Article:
Category Archives: Uncategorized

Classic “Aggravation” board game

The Memoir

When I was a kid, my family of 4 played a game called Aggravation.  According to the history recounted on Wikipedia, this was the original version and is no longer made.  I recall it was a piece of thick material similar to what I’d buy today as high-density fiberboard, with holes in it.  This was placed on top of the bottom of the box which was printed with colored patches that would show through the holes.  The box had short sides so the marbles could be placed within and the lid put on, for storage.  (Here is the same board from 1962, but the marbles were different and I think the lid was slightly different too.)  I think it was obtained in 1964 by my parents.

Photos from Julie of the LeolasAttic store on Etsy.

Vintage 1962 Aggravation board courtesy of LeolasAttic

Later, I got a 6-player version for a birthday present.  This had a folding board like many board games used, but was this single board only—there was no backing, so the holes went through and you could see the table through the holes.  Instead, colors were drawn around the holes to indicate different zones, and this gave it a completely different character.

Now I see the 6-player set for sale as “Rare! Original vintage deluxe party edition antique” circa 1972 for $130.  I believe I’m missing one of the colors of marbles and have substituted ordinary cats-eyes for that color.  Even so, I hope it turns up in my parents’ garage in the same good condition!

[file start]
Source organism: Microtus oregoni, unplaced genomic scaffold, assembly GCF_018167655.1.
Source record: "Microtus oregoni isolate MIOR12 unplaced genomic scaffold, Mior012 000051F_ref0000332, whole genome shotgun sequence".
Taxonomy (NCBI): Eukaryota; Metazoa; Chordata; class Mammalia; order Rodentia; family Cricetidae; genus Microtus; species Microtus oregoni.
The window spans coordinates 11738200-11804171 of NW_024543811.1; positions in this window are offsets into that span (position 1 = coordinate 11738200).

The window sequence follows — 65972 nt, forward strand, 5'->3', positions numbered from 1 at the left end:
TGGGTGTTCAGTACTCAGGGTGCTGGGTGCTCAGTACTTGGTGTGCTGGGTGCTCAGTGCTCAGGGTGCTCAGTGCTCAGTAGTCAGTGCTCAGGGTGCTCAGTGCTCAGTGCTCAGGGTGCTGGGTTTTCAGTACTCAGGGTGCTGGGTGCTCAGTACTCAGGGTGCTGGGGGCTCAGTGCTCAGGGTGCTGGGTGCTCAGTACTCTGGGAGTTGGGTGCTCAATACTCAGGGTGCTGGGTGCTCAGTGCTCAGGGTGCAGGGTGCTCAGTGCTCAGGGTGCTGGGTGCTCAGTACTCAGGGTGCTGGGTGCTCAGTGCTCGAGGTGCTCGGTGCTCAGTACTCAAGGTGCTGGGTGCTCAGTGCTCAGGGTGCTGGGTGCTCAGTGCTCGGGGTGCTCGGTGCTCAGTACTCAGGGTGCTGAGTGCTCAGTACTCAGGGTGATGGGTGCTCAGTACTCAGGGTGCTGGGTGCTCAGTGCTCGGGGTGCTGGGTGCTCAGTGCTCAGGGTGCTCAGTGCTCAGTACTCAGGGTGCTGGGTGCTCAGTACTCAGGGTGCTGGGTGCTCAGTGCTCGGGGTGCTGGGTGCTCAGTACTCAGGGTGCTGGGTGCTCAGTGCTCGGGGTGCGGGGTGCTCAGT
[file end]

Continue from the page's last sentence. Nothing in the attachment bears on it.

I must say, it lived up to its name.  Even rolling the die (by a child barely old enough to play) might fly across the table and knock into marbles in play, fall off the table, or (most irritating to some) be dropped in place so gently that it was not sufficiently randomized.

I don’t remember personally, but I’m told that my maternal grandfather called the center the “knockout hole” and also enjoyed the game with family, when it was first released.

This is another family game that I’d like to revive, particularly with my mother-in-law visiting.

It would be easy enough to make a copy of the classic version, with a couple pieces of hardboard.  But not easy enough, right this moment.  It would be even simpler to just print out the board on paper.  After all, the historical predecessor that this is a variation of was normally made out of cloth, and many other modern versions are flat boards that don’t need holes.  It’s just a matter of using more typical game tokens rather than marbles.  These can be borrowed from another game, or, to preserve more of the original flavor, I can use glass stones from a Pente set.  (I see my “Vintage Pente Game (1977)” being sold for $125 now!)

The Project

My idea is to make it modular.  Not only does this make each module fit easily one a standard-sized sheet of printer paper, but it can then be customized for the specific situation.  Any number of players can be used by using 3, 4, 5, 6 (or more?) modules, and there will be no dead zones or asymmetry from using a board that accommodates more players than are in play.  It can also arrange the different colors in any order, to suit seating preference.

So, each module is the section of track that us a “W” shape, with the center row being one player’s home.  The modules will overlap at the first/last spots which form the inside corners.  A spot for the knockout hole needs to be positioned in the center, separately.